Nearly one in 10 adults smokes marijuana in the US, a rate that has more than doubled in the past decade as laws and attitudes about pot relax, researchers said Wednesday. However, experts warned that the rise in marijuana use has also been accompanied by an increase in abuse and dependence.
“Based on the results of our surveys, marijuana use in the United States has risen rapidly over the past decade, with about three in 10 people who use marijuana meeting the criteria for addiction,” said George Koob, director of the National Institute on Alcohol Abuse and Alcoholism.
“Given these increases, it is important that the scientific community convey information to the public about the potential harms.” Researchers found that 9.5 percent of adults in the United States smoke marijuana, according to the study published in the Journal of the American Medical Association (JAMA) Psychiatry. That has risen from a rate of 4.1 percent in 2001-2002. Increases are “particularly notable among women and individuals who were black, Hispanic, living in the South, middle-aged or older,” said the study. The data comes from interviews with 79,000 people regarding alcohol use, drug use and related psychiatric conditions over a year. The surveys were conducted in 2001-2002 and 2012-2013. A total of 23 US states now allow medical marijuana and four states have legalized marijuana for recreational use.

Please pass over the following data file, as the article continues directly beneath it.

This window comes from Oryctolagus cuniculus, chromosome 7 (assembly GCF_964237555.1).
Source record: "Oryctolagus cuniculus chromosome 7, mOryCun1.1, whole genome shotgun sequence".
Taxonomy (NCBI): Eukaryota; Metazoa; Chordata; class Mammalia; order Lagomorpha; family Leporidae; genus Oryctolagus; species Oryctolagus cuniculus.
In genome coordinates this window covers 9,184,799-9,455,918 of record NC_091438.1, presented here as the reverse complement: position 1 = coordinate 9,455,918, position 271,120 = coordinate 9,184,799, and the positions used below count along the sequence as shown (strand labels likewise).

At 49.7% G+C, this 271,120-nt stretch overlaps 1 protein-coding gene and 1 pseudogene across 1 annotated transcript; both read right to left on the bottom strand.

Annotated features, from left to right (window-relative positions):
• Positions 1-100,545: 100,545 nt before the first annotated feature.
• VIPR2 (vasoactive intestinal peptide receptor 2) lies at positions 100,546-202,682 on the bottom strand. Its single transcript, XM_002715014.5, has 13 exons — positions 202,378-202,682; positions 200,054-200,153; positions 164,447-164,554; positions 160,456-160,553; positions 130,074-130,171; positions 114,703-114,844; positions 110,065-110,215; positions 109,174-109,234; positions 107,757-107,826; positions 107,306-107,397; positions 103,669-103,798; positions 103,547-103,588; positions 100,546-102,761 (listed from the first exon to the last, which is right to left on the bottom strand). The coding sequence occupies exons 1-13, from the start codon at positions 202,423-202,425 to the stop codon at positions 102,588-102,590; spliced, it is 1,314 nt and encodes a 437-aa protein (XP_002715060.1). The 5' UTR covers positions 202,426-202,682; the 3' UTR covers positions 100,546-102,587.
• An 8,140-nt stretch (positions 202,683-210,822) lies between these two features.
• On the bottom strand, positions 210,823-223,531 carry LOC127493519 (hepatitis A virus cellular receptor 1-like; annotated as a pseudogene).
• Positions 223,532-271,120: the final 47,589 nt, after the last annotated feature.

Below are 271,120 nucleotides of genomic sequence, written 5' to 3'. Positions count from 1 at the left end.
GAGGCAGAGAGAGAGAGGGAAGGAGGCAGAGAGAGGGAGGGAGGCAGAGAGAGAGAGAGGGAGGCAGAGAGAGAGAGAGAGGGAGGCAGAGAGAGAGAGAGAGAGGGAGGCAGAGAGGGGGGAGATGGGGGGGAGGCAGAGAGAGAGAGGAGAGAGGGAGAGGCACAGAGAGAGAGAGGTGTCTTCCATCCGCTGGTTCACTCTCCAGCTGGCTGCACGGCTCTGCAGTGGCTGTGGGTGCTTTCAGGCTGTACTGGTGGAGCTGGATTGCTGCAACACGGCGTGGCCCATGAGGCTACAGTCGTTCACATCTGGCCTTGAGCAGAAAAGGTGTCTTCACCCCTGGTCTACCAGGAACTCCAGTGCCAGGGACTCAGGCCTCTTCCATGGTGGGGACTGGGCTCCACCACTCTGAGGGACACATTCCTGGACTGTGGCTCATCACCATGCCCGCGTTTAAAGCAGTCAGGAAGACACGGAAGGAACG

About 6.8 million Americans have been diagnosed with a “marijuana use disorder,” or nearly three percent of all marijuana users, said the study. Such disorders may include smoking more often than was intended, a persistent desire to cut down or control use despite unsuccessful efforts to do so, missing out on obligations at work, school or home due to marijuana use, and a buildup of tolerance or symptoms of withdrawal. “In summary, while many in the United States think prohibition of recreational marijuana should be ended, this study and others suggest caution and the need for public education about the potential harms in marijuana use, including the risk for addiction,” it said. “The clear risk for marijuana use disorders among users (approximately 30 percent) suggests that as the number of US users grows, so will the numbers of those experiencing problems related to such use.” –AFP